David S. Doty

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This article is about the United States federal judge David Singleton Doty. For the record producer, songwriter, musician and multimedia entrepreneur (and creator of The Vicar Chronicles), see David Singleton.

David Singleton Doty (born 1929) is a Senior United States federal judge of the United States District Court for the District of Minnesota.

Doty was born in Anoka, Minnesota. He received his undergraduate degree from the University of Minnesota in 1952 and his law degree from the University of Minnesota Law School in 1961. He had served as a captain in the U.S. Marine Corps in the interim, from 1952 to 1958. Following graduation he practiced privately in St. Paul, Minnesota for a year. He moved to Minneapolis the next year and practiced there from 1962 to 1987, partly with the Popham Haik law firm. He had also served as a state Special Assistant Attorney General from 1968 to 1969 and as President of the Minnesota State Bar Association from 1984 to 1985.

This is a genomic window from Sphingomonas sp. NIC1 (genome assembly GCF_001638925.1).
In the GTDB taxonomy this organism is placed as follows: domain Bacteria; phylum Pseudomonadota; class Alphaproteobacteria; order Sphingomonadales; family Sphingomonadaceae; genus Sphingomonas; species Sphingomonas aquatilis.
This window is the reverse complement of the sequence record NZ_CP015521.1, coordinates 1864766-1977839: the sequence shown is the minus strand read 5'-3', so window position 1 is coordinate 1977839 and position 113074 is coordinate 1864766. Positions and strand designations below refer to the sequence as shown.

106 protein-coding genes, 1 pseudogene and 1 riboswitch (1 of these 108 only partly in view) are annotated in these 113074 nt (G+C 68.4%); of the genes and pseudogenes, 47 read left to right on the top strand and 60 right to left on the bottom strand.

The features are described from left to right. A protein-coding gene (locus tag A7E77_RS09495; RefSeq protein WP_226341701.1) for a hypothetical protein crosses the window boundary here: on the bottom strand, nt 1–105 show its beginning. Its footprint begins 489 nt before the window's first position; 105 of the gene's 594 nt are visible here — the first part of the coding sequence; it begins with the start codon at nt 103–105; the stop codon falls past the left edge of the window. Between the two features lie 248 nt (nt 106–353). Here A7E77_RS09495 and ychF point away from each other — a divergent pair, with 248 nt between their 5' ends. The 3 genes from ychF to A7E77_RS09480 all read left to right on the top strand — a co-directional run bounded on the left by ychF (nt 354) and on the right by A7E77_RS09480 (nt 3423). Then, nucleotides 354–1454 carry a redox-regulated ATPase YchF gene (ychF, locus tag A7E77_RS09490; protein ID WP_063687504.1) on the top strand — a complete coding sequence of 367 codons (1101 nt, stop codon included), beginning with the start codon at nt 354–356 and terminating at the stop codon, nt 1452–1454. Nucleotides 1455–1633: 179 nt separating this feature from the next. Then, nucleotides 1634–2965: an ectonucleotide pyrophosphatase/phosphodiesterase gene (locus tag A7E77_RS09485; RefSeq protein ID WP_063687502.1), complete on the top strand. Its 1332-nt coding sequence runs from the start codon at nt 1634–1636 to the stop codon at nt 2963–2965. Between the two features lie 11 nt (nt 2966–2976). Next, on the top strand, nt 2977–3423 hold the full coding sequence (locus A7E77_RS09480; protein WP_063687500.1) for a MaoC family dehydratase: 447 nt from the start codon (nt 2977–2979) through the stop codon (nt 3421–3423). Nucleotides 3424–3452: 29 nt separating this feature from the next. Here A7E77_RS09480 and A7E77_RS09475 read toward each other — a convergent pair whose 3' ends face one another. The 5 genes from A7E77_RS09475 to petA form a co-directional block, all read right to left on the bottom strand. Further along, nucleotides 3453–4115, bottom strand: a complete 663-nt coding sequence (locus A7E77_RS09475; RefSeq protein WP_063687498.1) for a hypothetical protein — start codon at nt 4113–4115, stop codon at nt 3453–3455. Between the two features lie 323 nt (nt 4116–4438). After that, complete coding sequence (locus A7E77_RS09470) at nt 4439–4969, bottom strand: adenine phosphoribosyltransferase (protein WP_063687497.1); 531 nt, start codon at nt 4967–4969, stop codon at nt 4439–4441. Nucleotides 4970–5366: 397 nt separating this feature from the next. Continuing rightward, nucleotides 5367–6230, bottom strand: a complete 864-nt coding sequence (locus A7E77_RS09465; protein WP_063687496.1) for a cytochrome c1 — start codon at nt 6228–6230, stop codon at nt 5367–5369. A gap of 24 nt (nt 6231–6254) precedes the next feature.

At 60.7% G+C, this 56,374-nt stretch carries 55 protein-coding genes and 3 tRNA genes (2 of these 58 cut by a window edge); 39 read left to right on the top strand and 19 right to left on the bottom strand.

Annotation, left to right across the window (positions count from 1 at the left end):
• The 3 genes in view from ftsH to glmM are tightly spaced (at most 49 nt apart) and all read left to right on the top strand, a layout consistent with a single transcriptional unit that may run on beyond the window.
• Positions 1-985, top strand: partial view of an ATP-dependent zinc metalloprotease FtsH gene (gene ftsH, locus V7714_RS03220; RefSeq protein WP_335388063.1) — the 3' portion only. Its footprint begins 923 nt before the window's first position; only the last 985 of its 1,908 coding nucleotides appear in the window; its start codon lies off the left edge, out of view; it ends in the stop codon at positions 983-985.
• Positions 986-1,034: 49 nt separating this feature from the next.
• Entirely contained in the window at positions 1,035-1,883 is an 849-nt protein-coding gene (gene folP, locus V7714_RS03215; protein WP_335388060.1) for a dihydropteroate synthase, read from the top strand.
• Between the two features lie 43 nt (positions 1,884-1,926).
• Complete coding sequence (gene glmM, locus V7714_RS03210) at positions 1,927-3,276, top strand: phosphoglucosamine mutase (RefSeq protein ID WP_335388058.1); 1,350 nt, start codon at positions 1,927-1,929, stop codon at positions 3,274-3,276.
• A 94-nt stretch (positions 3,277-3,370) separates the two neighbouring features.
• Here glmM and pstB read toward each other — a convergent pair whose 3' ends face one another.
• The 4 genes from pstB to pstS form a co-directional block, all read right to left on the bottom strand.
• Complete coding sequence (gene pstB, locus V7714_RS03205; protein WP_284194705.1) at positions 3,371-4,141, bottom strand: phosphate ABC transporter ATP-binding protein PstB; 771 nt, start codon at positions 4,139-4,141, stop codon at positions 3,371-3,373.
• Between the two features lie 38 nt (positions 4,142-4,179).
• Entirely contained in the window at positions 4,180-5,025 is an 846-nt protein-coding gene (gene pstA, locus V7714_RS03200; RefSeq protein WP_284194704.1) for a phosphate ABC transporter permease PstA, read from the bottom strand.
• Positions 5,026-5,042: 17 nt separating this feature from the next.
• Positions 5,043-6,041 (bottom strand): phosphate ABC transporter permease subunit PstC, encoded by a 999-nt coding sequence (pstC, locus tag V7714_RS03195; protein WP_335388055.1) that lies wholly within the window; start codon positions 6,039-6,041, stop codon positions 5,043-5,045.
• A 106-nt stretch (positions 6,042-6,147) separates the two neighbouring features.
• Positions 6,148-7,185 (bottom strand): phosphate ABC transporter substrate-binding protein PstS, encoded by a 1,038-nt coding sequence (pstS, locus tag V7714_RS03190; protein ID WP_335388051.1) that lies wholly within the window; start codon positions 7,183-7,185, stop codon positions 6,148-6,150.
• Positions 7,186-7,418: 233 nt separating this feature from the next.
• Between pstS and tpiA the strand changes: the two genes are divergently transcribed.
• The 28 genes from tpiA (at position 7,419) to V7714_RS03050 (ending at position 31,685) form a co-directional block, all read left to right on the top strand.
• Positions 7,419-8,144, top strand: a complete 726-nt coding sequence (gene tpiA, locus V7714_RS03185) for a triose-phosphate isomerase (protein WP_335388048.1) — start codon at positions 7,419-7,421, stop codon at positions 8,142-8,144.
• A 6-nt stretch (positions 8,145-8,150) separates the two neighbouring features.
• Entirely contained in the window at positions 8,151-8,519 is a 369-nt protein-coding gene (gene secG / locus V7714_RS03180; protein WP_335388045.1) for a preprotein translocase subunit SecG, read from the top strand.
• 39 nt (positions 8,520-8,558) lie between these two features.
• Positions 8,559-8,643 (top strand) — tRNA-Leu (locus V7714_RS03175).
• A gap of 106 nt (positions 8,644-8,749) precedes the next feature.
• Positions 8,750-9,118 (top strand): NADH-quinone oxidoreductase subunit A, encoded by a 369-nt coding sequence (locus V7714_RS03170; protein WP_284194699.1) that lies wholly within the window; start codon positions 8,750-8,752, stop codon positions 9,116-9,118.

In February 1987, President Ronald Reagan nominated Doty to an open seat on the U.S. District Court for the District of Minnesota. He continues to serve on the court, having assumed senior status in June 1998.

Throughout his career as a judge, Doty has played an important role in labor disputes involving the National Football League (NFL).[1] Judge Doty is named in the current NFL collective bargaining agreement (CBA) as the ultimate arbiter of grievances or issues between the NFL Players Association and the NFL Management Council.[citation needed] On March 1, 2011, he ruled that the NFL violated the CBA by negotiating a $4 billion payment from their broadcasting partners, in effect purchasing insurance against a potential lockout.[2]


Legal offices
Preceded by
Miles Lord
Judge of the United States District Court for the District of Minnesota
Succeeded by
Donovan W. Frank